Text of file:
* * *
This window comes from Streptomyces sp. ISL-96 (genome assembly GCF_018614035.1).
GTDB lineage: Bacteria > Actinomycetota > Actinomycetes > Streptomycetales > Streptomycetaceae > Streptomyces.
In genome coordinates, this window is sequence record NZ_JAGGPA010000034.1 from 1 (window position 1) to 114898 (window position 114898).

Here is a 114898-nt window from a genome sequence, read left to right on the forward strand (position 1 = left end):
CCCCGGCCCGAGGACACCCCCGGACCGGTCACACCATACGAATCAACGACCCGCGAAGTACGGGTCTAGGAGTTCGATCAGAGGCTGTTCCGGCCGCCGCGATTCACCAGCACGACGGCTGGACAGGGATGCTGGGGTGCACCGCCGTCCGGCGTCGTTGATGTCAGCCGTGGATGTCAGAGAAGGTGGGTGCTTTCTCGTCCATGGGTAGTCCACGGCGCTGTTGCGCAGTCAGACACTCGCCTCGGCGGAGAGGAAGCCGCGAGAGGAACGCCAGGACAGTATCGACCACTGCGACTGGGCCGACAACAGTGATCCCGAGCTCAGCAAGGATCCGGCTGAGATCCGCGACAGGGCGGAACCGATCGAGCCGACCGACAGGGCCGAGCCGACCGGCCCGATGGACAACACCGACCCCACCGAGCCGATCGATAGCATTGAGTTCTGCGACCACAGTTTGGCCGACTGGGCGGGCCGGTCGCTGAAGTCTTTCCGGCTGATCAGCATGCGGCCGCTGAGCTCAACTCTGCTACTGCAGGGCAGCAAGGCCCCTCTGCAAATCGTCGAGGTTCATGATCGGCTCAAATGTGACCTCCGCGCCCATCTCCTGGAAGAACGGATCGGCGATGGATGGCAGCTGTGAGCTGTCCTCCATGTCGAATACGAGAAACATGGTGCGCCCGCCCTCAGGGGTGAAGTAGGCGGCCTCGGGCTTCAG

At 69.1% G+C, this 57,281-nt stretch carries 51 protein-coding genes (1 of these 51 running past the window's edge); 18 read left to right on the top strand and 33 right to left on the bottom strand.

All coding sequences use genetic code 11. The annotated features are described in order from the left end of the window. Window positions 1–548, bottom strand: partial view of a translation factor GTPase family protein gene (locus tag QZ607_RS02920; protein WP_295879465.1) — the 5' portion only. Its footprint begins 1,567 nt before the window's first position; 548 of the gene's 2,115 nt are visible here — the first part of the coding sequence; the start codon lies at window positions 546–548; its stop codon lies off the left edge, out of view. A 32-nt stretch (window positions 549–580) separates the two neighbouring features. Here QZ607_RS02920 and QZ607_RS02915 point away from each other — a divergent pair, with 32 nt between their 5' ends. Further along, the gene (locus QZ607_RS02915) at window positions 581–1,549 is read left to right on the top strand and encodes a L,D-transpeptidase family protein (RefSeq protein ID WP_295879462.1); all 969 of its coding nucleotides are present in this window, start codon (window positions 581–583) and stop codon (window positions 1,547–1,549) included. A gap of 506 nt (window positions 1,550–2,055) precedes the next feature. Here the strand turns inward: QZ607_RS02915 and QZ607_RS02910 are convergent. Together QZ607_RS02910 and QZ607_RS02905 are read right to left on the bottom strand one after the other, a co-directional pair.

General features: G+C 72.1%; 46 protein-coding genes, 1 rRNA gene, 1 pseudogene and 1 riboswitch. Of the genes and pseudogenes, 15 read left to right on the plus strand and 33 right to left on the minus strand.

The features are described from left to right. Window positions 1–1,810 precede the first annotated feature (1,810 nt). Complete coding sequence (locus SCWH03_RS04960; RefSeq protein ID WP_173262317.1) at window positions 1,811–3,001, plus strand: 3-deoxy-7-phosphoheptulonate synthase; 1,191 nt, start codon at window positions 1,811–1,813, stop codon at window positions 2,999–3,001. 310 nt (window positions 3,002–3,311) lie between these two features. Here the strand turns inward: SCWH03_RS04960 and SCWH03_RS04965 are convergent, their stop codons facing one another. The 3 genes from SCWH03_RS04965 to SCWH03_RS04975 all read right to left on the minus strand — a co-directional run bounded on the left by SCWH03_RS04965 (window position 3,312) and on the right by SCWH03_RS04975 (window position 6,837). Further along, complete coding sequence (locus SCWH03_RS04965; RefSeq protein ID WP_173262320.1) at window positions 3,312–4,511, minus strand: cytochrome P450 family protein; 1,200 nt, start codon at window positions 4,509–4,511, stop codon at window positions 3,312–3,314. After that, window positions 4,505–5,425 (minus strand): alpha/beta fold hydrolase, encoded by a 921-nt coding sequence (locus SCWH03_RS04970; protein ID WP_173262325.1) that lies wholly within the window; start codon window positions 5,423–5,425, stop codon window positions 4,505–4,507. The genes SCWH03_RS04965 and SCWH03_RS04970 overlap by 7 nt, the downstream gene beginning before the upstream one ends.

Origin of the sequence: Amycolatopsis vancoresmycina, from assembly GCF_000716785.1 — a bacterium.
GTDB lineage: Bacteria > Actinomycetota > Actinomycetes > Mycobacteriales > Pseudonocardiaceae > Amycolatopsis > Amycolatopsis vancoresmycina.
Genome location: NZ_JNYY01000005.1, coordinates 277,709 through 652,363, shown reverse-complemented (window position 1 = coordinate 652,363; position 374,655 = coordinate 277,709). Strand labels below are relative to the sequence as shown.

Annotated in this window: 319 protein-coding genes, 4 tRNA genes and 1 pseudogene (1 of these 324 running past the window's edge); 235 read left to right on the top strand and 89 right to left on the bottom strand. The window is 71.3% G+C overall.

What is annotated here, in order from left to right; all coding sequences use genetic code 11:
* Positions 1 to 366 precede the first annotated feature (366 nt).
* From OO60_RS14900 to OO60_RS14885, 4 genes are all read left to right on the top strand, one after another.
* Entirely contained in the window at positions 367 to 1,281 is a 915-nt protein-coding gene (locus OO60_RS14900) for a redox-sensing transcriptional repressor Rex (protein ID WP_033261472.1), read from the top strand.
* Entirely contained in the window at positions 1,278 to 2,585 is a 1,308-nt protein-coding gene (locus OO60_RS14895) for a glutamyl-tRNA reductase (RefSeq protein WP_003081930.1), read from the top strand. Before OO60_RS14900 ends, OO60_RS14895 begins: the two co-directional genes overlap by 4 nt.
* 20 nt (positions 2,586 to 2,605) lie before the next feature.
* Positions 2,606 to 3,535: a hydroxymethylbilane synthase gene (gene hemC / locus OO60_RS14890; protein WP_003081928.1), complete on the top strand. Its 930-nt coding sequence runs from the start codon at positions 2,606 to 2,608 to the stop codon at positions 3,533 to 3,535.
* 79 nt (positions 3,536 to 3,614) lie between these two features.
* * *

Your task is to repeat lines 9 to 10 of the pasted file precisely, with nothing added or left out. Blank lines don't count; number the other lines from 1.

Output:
The features are described from left to right. Window positions 1–1,810 precede the first annotated feature (1,810 nt). Complete coding sequence (locus SCWH03_RS04960; RefSeq protein ID WP_173262317.1) at window positions 1,811–3,001, plus strand: 3-deoxy-7-phosphoheptulonate synthase; 1,191 nt, start codon at window positions 1,811–1,813, stop codon at window positions 2,999–3,001. 310 nt (window positions 3,002–3,311) lie between these two features. Here the strand turns inward: SCWH03_RS04960 and SCWH03_RS04965 are convergent, their stop codons facing one another. The 3 genes from SCWH03_RS04965 to SCWH03_RS04975 all read right to left on the minus strand — a co-directional run bounded on the left by SCWH03_RS04965 (window position 3,312) and on the right by SCWH03_RS04975 (window position 6,837). Further along, complete coding sequence (locus SCWH03_RS04965; RefSeq protein ID WP_173262320.1) at window positions 3,312–4,511, minus strand: cytochrome P450 family protein; 1,200 nt, start codon at window positions 4,509–4,511, stop codon at window positions 3,312–3,314. After that, window positions 4,505–5,425 (minus strand): alpha/beta fold hydrolase, encoded by a 921-nt coding sequence (locus SCWH03_RS04970; protein ID WP_173262325.1) that lies wholly within the window; start codon window positions 5,423–5,425, stop codon window positions 4,505–4,507. The genes SCWH03_RS04965 and SCWH03_RS04970 overlap by 7 nt, the downstream gene beginning before the upstream one ends.

Origin of the sequence: Amycolatopsis vancoresmycina, from assembly GCF_000716785.1 — a bacterium.